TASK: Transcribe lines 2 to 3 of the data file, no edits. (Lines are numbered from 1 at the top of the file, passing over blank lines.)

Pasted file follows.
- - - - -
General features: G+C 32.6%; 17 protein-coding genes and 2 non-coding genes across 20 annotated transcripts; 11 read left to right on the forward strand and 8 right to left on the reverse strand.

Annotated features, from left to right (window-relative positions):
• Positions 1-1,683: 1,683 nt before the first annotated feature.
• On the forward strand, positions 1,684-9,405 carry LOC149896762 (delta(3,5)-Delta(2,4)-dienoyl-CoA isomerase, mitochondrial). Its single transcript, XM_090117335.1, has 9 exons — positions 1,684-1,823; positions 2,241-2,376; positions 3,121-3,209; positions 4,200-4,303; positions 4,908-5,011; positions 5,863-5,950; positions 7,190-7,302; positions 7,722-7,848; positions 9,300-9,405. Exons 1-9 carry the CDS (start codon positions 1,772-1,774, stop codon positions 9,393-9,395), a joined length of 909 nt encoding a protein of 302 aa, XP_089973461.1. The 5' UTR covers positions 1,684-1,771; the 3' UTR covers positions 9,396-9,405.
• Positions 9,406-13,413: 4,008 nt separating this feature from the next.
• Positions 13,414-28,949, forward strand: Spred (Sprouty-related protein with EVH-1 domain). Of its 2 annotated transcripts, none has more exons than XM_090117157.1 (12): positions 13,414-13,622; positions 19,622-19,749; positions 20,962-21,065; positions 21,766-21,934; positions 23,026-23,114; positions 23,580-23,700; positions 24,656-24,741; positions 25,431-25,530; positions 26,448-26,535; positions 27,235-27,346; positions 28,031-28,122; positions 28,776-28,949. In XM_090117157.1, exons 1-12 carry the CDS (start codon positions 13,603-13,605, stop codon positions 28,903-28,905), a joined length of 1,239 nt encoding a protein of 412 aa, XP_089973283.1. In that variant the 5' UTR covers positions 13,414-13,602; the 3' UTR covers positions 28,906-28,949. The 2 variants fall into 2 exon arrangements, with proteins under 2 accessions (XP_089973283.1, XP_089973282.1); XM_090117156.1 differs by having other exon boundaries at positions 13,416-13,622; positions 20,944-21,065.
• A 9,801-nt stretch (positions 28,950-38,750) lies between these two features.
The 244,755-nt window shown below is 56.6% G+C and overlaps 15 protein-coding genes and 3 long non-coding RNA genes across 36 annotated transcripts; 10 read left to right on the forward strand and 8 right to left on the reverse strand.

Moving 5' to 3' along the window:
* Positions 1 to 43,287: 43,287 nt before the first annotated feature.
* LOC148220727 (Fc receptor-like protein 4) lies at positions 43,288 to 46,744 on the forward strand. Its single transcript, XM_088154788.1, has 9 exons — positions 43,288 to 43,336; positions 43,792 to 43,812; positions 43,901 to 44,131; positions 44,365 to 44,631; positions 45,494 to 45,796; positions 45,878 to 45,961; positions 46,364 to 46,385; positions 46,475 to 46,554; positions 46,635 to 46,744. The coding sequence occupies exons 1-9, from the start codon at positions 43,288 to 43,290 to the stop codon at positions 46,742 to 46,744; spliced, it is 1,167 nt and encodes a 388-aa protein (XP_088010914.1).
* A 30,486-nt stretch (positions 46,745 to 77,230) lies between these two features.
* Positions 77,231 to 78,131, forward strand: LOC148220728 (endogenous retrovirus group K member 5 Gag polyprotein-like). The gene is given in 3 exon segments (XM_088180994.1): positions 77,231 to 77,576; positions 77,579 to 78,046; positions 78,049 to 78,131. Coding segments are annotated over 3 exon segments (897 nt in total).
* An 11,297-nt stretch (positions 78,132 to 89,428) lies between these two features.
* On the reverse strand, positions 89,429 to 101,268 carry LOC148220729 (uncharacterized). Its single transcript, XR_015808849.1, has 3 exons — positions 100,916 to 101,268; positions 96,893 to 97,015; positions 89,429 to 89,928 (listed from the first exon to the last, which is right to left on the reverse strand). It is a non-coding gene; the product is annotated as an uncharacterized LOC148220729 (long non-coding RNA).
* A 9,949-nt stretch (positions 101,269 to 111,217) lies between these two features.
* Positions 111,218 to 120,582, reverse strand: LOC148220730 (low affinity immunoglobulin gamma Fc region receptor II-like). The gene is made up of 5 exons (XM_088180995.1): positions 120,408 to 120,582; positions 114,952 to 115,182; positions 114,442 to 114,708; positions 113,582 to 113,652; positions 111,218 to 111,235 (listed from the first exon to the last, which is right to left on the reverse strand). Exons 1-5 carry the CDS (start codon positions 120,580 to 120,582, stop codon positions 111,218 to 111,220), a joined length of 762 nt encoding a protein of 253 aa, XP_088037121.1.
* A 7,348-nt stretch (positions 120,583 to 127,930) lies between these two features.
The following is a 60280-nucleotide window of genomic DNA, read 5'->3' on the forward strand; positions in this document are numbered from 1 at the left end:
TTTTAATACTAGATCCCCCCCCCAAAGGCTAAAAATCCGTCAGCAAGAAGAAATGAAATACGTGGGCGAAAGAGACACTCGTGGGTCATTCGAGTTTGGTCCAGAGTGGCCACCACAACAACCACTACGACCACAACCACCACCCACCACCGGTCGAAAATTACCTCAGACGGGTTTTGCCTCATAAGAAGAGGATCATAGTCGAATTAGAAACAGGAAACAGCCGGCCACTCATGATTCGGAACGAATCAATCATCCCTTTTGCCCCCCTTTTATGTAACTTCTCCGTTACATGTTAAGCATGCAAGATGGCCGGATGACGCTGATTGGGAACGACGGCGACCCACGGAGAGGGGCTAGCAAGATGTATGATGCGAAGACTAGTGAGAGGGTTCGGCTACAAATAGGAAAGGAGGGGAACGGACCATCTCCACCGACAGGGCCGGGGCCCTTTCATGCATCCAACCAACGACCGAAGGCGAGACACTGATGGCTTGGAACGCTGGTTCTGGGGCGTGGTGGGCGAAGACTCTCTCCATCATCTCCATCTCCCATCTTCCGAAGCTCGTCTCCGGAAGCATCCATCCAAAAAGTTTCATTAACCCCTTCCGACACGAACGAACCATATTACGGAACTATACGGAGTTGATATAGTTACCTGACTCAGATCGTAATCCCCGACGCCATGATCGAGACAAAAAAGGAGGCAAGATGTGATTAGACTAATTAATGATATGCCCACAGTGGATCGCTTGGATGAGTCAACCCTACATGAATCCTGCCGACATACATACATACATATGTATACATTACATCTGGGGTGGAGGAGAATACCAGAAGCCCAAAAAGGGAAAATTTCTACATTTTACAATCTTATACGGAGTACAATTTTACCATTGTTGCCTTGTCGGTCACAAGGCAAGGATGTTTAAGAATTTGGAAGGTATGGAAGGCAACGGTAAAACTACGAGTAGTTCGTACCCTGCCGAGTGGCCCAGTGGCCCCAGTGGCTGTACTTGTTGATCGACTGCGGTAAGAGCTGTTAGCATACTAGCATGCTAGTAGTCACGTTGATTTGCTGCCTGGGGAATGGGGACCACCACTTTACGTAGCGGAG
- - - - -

Annotated features, from left to right (window-relative positions):
• Positions 1-1,683: 1,683 nt before the first annotated feature.